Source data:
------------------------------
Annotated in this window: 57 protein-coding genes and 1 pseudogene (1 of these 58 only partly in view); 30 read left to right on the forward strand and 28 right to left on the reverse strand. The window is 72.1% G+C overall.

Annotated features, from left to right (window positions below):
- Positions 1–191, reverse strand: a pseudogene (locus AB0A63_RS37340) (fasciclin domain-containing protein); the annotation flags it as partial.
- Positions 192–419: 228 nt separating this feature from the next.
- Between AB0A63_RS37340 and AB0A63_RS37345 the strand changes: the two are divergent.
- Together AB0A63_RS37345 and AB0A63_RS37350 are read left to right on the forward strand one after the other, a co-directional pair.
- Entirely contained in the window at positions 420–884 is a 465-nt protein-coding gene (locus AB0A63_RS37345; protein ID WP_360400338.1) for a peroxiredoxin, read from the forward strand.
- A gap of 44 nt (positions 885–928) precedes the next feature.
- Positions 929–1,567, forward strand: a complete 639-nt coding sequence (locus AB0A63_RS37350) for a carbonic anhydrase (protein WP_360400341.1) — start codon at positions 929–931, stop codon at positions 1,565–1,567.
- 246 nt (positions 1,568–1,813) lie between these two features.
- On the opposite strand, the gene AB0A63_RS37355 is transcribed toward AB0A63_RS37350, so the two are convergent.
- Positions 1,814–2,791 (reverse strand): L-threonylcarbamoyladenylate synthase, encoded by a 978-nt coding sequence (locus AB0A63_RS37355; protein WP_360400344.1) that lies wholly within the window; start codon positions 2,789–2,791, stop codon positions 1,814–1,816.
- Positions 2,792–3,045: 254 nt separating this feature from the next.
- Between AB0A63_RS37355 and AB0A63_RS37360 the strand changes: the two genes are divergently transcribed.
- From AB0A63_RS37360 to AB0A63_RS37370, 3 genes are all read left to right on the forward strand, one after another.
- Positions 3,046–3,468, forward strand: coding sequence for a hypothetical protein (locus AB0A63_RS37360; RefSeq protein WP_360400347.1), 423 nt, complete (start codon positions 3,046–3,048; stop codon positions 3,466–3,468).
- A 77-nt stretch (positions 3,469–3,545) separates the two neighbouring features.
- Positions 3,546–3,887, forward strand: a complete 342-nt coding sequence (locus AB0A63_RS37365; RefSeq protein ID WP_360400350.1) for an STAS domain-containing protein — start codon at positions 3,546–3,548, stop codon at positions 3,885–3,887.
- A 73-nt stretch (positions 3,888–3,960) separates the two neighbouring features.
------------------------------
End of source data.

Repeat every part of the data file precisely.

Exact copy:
Annotated in this window: 57 protein-coding genes and 1 pseudogene (1 of these 58 only partly in view); 30 read left to right on the forward strand and 28 right to left on the reverse strand. The window is 72.1% G+C overall.

Annotated features, from left to right (window positions below):
- Positions 1–191, reverse strand: a pseudogene (locus AB0A63_RS37340) (fasciclin domain-containing protein); the annotation flags it as partial.
- Positions 192–419: 228 nt separating this feature from the next.
- Between AB0A63_RS37340 and AB0A63_RS37345 the strand changes: the two are divergent.
- Together AB0A63_RS37345 and AB0A63_RS37350 are read left to right on the forward strand one after the other, a co-directional pair.
- Entirely contained in the window at positions 420–884 is a 465-nt protein-coding gene (locus AB0A63_RS37345; protein ID WP_360400338.1) for a peroxiredoxin, read from the forward strand.
- A gap of 44 nt (positions 885–928) precedes the next feature.
- Positions 929–1,567, forward strand: a complete 639-nt coding sequence (locus AB0A63_RS37350) for a carbonic anhydrase (protein WP_360400341.1) — start codon at positions 929–931, stop codon at positions 1,565–1,567.
- 246 nt (positions 1,568–1,813) lie between these two features.
- On the opposite strand, the gene AB0A63_RS37355 is transcribed toward AB0A63_RS37350, so the two are convergent.
- Positions 1,814–2,791 (reverse strand): L-threonylcarbamoyladenylate synthase, encoded by a 978-nt coding sequence (locus AB0A63_RS37355; protein WP_360400344.1) that lies wholly within the window; start codon positions 2,789–2,791, stop codon positions 1,814–1,816.
- Positions 2,792–3,045: 254 nt separating this feature from the next.
- Between AB0A63_RS37355 and AB0A63_RS37360 the strand changes: the two genes are divergently transcribed.
- From AB0A63_RS37360 to AB0A63_RS37370, 3 genes are all read left to right on the forward strand, one after another.
- Positions 3,046–3,468, forward strand: coding sequence for a hypothetical protein (locus AB0A63_RS37360; RefSeq protein WP_360400347.1), 423 nt, complete (start codon positions 3,046–3,048; stop codon positions 3,466–3,468).
- A 77-nt stretch (positions 3,469–3,545) separates the two neighbouring features.
- Positions 3,546–3,887, forward strand: a complete 342-nt coding sequence (locus AB0A63_RS37365; RefSeq protein ID WP_360400350.1) for an STAS domain-containing protein — start codon at positions 3,546–3,548, stop codon at positions 3,885–3,887.
- A 73-nt stretch (positions 3,888–3,960) separates the two neighbouring features.